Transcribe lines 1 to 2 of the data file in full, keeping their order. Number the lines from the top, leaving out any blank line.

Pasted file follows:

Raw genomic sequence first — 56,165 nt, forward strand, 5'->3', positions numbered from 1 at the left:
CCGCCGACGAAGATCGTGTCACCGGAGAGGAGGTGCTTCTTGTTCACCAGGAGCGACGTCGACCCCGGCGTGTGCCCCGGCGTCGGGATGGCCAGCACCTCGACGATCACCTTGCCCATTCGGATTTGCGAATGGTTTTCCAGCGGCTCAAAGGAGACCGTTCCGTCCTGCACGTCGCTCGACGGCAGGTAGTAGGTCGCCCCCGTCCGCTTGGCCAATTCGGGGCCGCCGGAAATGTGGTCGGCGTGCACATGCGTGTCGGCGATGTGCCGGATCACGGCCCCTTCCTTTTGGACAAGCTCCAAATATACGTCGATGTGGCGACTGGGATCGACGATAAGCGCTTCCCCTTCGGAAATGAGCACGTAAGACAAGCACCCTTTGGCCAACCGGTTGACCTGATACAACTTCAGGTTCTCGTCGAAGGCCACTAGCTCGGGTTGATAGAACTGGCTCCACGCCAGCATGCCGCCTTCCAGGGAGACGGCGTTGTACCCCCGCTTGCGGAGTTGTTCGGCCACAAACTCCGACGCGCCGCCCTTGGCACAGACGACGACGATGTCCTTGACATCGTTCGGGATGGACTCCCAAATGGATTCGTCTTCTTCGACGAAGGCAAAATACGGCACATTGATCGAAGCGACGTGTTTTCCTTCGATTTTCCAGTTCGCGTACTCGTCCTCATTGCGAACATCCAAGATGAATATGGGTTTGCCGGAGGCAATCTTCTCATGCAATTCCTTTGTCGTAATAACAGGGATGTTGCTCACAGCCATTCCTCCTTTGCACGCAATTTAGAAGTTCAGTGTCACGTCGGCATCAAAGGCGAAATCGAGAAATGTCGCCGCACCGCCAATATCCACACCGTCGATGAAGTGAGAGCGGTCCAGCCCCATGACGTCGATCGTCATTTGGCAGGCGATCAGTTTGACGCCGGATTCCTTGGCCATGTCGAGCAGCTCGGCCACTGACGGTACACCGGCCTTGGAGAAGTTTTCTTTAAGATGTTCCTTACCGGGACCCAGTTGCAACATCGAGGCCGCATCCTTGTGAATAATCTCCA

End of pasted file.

Raw genomic sequence first — 56,165 nt, forward strand, 5'->3', positions numbered from 1 at the left:
CCGCCGACGAAGATCGTGTCACCGGAGAGGAGGTGCTTCTTGTTCACCAGGAGCGACGTCGACCCCGGCGTGTGCCCCGGCGTCGGGATGGCCAGCACCTCGACGATCACCTTGCCCATTCGGATTTGCGAATGGTTTTCCAGCGGCTCAAAGGAGACCGTTCCGTCCTGCACGTCGCTCGACGGCAGGTAGTAGGTCGCCCCCGTCCGCTTGGCCAATTCGGGGCCGCCGGAAATGTGGTCGGCGTGCACATGCGTGTCGGCGATGTGCCGGATCACGGCCCCTTCCTTTTGGACAAGCTCCAAATATACGTCGATGTGGCGACTGGGATCGACGATAAGCGCTTCCCCTTCGGAAATGAGCACGTAAGACAAGCACCCTTTGGCCAACCGGTTGACCTGATACAACTTCAGGTTCTCGTCGAAGGCCACTAGCTCGGGTTGATAGAACTGGCTCCACGCCAGCATGCCGCCTTCCAGGGAGACGGCGTTGTACCCCCGCTTGCGGAGTTGTTCGGCCACAAACTCCGACGCGCCGCCCTTGGCACAGACGACGACGATGTCCTTGACATCGTTCGGGATGGACTCCCAAATGGATTCGTCTTCTTCGACGAAGGCAAAATACGGCACATTGATCGAAGCGACGTGTTTTCCTTCGATTTTCCAGTTCGCGTACTCGTCCTCATTGCGAACATCCAAGATGAATATGGGTTTGCCGGAGGCAATCTTCTCATGCAATTCCTTTGTCGTAATAACAGGGATGTTGCTCACAGCCATTCCTCCTTTGCACGCAATTTAGAAGTTCAGTGTCACGTCGGCATCAAAGGCGAAATCGAGAAATGTCGCCGCACCGCCAATATCCACACCGTCGATGAAGTGAGAGCGGTCCAGCCCCATGACGTCGATCGTCATTTGGCAGGCGATCAGTTTGACGCCGGATTCCTTGGCCATGTCGAGCAGCTCGGCCACTGACGGTACACCGGCCTTGGAGAAGTTTTCTTTAAGATGTTCCTTACCGGGACCCAGTTGCAACATCGAGGCCGCATCCTTGTGAATAATCTCCA